It seems that for many generations, children were raised to be much more ‘polite’ than our children. Today, “Little Miss Manners” or “Etiquette Classes” are not as readily available. Are parents these days less strict when it comes to manners or has the focus of parenting just changed? Perhaps a little of both.
How much of our focus needs to be spent on teaching our children manners? Have parents lost focus when it comes to teaching basic etiquette?
I came across an article where parents were using external resources to teach their children manners. I am not quite sure how I feel about this whole notion. Is it necessary for parents to outsource these services or should they relax and have faith that with encouragement and proper exposure, their children will learn appropriate manners?
So what are busy parents to do?
I am a big believer in role modeling for our children, regardless of the type of behavior or skill we are trying to instill. Much of what children learn from their parents and other adults in their life is not ever spoken to them out loud. Children learn by observation, and internalizing that which they see and hear.
As parents, we must be weary of this notion, as this does not always work in our favor. Children are like sponges, and they absorb much of what is around them. It is naïve for parents to think that children are only partially listening, or have selective hearing, etc. So we need to ensure that children hear what we wish them to hear and witness behaviors we want them to learn. In order for this to happen, we must say it out loud, role model, and act that way ourselves.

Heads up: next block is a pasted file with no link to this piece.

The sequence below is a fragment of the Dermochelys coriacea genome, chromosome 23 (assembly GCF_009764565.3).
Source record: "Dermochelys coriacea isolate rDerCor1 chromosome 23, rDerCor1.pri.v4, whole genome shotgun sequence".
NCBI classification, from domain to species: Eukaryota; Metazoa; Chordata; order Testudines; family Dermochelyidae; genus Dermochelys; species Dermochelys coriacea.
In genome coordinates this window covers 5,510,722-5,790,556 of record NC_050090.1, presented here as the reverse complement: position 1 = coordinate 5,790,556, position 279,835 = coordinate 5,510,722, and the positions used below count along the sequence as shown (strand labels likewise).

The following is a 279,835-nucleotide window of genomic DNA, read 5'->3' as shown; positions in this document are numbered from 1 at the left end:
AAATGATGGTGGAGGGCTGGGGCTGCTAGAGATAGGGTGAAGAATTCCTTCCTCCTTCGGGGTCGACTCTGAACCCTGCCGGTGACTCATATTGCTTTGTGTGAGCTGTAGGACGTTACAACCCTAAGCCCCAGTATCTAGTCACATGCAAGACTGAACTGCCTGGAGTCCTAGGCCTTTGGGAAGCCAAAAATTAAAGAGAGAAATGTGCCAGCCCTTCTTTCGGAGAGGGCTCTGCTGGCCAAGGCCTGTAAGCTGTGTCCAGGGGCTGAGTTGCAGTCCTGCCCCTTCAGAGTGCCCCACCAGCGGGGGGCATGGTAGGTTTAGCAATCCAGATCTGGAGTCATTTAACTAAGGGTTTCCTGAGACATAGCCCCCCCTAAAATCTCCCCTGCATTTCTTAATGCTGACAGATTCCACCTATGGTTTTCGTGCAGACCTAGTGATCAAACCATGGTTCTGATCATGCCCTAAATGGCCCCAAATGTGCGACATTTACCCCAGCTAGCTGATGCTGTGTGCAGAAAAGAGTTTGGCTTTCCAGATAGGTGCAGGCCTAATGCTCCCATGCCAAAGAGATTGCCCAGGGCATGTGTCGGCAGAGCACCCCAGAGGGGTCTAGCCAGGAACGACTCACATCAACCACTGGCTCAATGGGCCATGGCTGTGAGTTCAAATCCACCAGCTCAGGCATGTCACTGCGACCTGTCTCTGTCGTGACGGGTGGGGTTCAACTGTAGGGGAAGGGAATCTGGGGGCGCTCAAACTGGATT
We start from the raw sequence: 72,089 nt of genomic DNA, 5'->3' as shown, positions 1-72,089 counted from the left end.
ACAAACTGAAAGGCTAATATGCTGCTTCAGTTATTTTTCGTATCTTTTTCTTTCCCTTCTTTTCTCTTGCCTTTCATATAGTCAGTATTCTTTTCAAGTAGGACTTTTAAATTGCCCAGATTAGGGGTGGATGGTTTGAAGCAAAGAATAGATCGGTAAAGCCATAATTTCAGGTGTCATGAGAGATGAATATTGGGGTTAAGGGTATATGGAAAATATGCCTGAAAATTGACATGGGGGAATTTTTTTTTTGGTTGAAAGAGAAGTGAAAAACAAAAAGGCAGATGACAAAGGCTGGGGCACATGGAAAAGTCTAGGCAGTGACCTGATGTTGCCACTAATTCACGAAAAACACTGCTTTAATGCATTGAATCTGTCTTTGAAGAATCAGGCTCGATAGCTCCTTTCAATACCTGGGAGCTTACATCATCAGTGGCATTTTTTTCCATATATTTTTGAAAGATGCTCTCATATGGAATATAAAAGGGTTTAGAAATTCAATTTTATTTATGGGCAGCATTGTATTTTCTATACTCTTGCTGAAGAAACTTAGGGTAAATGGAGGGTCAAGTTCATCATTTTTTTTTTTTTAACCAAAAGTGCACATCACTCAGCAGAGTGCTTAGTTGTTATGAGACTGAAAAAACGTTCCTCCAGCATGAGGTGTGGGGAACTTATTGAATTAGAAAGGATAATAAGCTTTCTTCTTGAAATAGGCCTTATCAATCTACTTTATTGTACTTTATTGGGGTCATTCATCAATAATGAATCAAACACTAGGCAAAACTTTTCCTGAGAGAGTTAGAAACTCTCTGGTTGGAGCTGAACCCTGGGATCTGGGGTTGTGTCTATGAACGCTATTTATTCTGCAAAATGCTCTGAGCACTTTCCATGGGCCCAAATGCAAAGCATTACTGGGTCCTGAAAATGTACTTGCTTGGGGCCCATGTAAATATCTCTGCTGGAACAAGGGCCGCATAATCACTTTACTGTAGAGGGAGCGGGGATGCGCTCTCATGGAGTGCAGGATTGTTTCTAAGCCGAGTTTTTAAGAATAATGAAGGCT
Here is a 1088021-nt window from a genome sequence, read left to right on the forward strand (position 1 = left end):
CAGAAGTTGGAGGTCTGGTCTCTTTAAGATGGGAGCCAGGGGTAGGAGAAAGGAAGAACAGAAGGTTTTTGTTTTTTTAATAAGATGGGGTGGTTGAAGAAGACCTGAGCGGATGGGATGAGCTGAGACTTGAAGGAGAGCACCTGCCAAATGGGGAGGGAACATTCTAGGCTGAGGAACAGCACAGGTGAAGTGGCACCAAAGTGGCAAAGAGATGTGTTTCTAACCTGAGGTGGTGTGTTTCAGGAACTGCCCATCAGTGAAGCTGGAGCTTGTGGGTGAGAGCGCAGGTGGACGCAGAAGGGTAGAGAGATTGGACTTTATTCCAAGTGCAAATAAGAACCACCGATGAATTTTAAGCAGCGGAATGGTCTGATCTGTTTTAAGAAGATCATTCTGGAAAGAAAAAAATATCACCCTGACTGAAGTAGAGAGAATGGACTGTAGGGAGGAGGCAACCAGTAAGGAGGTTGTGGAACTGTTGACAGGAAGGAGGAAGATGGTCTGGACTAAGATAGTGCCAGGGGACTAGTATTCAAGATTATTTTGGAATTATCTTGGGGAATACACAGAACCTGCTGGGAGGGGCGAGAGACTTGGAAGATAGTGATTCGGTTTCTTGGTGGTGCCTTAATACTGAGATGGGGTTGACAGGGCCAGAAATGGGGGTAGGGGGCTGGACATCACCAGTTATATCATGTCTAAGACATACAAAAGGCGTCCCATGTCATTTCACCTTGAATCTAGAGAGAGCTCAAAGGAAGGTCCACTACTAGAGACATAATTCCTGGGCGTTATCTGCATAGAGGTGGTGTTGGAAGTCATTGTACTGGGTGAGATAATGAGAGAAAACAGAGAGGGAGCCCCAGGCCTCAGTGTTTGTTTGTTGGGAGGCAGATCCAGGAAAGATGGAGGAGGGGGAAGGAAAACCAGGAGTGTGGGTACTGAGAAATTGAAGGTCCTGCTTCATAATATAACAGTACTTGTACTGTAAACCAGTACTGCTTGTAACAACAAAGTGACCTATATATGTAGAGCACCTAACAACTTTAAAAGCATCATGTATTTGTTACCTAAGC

That being said, kids are kids and they need reminders. Lots of reminders. If my children forget their manners, they are casually reminded. Over and over again, to the point where we wonder if they have temporarily lost their hearing and if any of this information is actually being absorbed.
For instance, in our home, there is no leaving the table without permission. At the end of every meal, our children are expected to clear their plates and bring what they can forward to the sink. If they ‘forget’ what our expectations are, and kid you not this happens at least once per day, instead of formally being reminded to use their manners, we pose the question back to them. As they get up from the table and start to head for the TV or DS, we might say to them. “What do you need to do first?” The question is a rhetorical one. They know the answer. We know they know the answer. But it places them in the position where they understand what our expectations are, and that these expectations do not change just because we haven’t asked for anything directly.
The way I see things, we need to pick and choose our battles with our kids. When it comes to manners, decide which ones are most important to you. Make a big deal about those. The rest of the time, have faith in your role modeling as parents, and give your children room to grow and learn on their own the importance of manners as they get older.
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